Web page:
Bruno Ganz receives Honorary Award
Bruno Ganz is one of the most important German-speaking actors, a multiple award-winner starring in countless productions in international film and theatre. He is an actor who does not slip into a role, but rather absorbs his roles, loves and lives them. An actor who loathes the fuss and frippery of stardom. An actor who does not playact. Indeed, an actor who is actually not an actor. One who does not pretend as if it “were”, but one who personates how it is. Bruno Ganz has brought sundry characters to life. The Honorary Award acknowledges the enormity of his exceptional work, which lives on to this day and beyond.
In appreciation of Bruno Ganz
Naturally, it’s not just the eyes. Even if their warmth, accentuated by countless laughter lines, belies the slightly sardonic grin. Hundreds of roles are palpable in Bruno Ganz’s face. Before he even says a word, I am looking at Jakob Nüssli, from Kurt Gloor’s “Der Erfinder” in 1981, with this mixture of delight and disheartened grief. Or Jonathan Harker’s astonishment when he recognises the dangerous loneliness of Klaus Kinski’s Count Dracula in Werner Herzog’s “Nosferatu” remake in 1979. It was a long and rigorously wilful road from being the young stage actor in Zurich to the holder of the Iffland-Ring, to the acclaimed Faust in Peter Stein’s epochal staging in Hannover, or to the angel in Wim Wenders’ “Der Himmel über Berlin”.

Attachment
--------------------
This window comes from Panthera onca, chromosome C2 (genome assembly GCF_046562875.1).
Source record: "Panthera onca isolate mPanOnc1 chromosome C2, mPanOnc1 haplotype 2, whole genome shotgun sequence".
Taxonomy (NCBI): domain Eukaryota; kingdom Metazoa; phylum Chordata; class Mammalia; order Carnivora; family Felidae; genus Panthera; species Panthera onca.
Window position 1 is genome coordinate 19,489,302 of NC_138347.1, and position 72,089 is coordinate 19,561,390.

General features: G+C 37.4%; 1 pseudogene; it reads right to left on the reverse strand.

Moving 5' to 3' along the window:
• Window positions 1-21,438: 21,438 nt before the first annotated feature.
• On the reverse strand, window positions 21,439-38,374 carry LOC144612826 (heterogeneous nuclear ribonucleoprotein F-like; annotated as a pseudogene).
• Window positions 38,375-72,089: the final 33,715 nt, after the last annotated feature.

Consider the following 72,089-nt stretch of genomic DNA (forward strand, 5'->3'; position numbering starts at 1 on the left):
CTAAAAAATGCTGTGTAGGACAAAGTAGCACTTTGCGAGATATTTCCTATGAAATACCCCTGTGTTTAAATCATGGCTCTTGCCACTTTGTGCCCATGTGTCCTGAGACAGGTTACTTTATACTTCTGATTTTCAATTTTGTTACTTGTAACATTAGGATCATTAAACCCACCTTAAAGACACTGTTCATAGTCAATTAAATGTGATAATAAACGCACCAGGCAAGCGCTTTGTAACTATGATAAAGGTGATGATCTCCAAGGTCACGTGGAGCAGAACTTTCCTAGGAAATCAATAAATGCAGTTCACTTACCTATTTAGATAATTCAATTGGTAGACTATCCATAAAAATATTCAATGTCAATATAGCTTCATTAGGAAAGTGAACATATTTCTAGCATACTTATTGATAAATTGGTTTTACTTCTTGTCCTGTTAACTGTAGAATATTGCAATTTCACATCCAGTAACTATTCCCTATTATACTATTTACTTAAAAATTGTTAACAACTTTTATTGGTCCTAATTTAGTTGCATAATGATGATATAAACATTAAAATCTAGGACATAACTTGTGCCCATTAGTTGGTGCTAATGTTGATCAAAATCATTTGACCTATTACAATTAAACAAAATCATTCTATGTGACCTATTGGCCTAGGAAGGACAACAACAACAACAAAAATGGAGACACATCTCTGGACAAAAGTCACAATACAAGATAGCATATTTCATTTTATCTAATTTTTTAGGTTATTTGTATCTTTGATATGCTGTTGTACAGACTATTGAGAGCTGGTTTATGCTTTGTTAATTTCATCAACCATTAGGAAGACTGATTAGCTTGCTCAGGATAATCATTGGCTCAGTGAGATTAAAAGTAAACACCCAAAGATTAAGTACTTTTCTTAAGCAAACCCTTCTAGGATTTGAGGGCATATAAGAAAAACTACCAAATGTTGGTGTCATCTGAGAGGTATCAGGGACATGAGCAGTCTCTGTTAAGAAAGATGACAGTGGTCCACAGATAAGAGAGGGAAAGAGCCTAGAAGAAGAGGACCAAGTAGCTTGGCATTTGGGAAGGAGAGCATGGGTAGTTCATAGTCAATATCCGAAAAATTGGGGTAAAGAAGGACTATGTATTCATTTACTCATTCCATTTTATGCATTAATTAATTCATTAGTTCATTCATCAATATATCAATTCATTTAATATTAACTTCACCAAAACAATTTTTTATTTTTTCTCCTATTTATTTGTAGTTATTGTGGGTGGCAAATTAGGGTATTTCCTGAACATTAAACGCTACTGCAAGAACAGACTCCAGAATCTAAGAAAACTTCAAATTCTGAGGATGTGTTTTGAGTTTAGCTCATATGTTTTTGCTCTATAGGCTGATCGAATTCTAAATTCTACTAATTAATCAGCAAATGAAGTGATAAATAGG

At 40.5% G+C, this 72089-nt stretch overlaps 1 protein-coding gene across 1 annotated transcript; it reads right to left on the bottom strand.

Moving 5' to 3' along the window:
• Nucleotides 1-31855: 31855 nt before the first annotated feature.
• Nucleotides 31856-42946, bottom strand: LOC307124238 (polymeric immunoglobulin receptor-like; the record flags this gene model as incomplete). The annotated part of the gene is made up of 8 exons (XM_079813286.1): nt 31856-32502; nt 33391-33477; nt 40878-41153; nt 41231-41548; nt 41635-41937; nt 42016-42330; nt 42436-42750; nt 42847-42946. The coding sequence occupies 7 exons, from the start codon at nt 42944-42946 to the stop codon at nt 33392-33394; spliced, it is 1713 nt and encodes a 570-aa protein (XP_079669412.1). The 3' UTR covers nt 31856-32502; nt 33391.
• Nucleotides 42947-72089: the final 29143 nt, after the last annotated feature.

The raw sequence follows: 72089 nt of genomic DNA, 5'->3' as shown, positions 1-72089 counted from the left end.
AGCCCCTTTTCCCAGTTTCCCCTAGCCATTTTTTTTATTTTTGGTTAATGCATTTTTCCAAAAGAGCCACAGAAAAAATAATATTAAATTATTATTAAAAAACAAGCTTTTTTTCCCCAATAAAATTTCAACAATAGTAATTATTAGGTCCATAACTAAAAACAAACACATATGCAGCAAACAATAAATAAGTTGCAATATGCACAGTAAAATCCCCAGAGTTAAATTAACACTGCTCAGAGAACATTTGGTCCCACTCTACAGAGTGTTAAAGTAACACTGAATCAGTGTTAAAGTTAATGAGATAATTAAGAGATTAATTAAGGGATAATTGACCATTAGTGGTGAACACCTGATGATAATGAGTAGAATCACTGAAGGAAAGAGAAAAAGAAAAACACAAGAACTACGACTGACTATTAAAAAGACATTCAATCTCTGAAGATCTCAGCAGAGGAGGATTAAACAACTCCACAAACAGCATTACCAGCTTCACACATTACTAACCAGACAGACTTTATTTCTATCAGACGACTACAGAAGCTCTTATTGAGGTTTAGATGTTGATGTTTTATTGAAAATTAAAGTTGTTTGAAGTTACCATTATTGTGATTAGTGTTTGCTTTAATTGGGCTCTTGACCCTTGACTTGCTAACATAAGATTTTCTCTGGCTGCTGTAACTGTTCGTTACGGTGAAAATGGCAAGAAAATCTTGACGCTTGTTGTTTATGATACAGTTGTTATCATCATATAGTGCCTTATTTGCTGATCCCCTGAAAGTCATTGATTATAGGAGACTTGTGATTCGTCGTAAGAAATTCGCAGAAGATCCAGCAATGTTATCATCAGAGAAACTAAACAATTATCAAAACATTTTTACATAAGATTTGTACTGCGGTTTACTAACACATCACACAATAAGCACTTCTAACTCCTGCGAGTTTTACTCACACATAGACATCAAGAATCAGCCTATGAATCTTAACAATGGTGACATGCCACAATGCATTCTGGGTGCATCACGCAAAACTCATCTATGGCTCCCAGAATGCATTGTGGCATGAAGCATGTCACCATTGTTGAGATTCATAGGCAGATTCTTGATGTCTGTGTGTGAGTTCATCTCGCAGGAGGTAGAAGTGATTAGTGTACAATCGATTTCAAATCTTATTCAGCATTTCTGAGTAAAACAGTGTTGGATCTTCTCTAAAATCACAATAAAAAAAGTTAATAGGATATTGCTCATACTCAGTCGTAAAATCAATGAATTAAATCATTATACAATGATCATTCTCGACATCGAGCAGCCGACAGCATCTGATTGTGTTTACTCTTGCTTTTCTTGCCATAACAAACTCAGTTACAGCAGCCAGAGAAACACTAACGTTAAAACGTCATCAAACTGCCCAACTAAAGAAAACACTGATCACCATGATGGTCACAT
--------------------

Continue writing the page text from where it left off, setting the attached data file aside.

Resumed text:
The rest of the world has also known Bruno Ganz since 2004, when he performed his role as Adolf Hitler in “Der Untergang” so impressively that absurdly subtitled pastiches of his rampage in the bunker have circulated the internet ever since. Playing this role, which permitted neither realism nor pathos, was the actor’s own version of “Faust”: a descent into hell that earned him fame.
Bruno Ganz knows how to be pathetic. He knows how to be poignant. Emotional, sentimental and devastatingly effective all in one, with those eyes and crow’s feet, with that voice and that scornfully despairing sneer, until it is no longer possible for you, as the viewer, to focus on a single aspect of the character. And it is precisely when he loses us that Bruno Ganz has us.
Michael Sennhauser, film journalist